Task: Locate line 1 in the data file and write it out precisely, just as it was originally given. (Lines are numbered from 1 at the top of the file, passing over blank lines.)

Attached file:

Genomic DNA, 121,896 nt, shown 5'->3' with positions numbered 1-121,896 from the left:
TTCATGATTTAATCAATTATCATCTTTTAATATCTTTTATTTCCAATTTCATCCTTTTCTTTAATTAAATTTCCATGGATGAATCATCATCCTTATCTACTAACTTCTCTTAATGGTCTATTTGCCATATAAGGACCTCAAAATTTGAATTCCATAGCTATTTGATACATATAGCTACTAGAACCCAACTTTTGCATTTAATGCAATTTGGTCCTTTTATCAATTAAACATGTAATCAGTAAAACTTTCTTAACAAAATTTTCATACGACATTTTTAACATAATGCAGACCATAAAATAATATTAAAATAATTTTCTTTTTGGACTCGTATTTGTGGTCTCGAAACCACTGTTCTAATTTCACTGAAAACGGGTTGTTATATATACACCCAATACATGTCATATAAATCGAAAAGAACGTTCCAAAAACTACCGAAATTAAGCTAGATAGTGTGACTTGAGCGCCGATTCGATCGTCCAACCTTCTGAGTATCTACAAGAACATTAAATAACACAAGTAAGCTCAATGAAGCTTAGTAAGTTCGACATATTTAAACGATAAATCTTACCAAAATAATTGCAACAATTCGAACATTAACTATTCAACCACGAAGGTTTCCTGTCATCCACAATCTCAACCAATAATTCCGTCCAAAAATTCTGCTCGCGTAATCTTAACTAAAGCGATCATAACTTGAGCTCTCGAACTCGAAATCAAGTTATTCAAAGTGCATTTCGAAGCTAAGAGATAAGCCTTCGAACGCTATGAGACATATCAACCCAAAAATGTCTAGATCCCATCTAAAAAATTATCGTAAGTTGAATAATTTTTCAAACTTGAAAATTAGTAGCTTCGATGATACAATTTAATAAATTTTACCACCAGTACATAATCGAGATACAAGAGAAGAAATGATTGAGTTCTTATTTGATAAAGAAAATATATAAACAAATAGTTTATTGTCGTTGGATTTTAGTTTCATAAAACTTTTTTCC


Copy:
Genomic DNA, 121,896 nt, shown 5'->3' with positions numbered 1-121,896 from the left: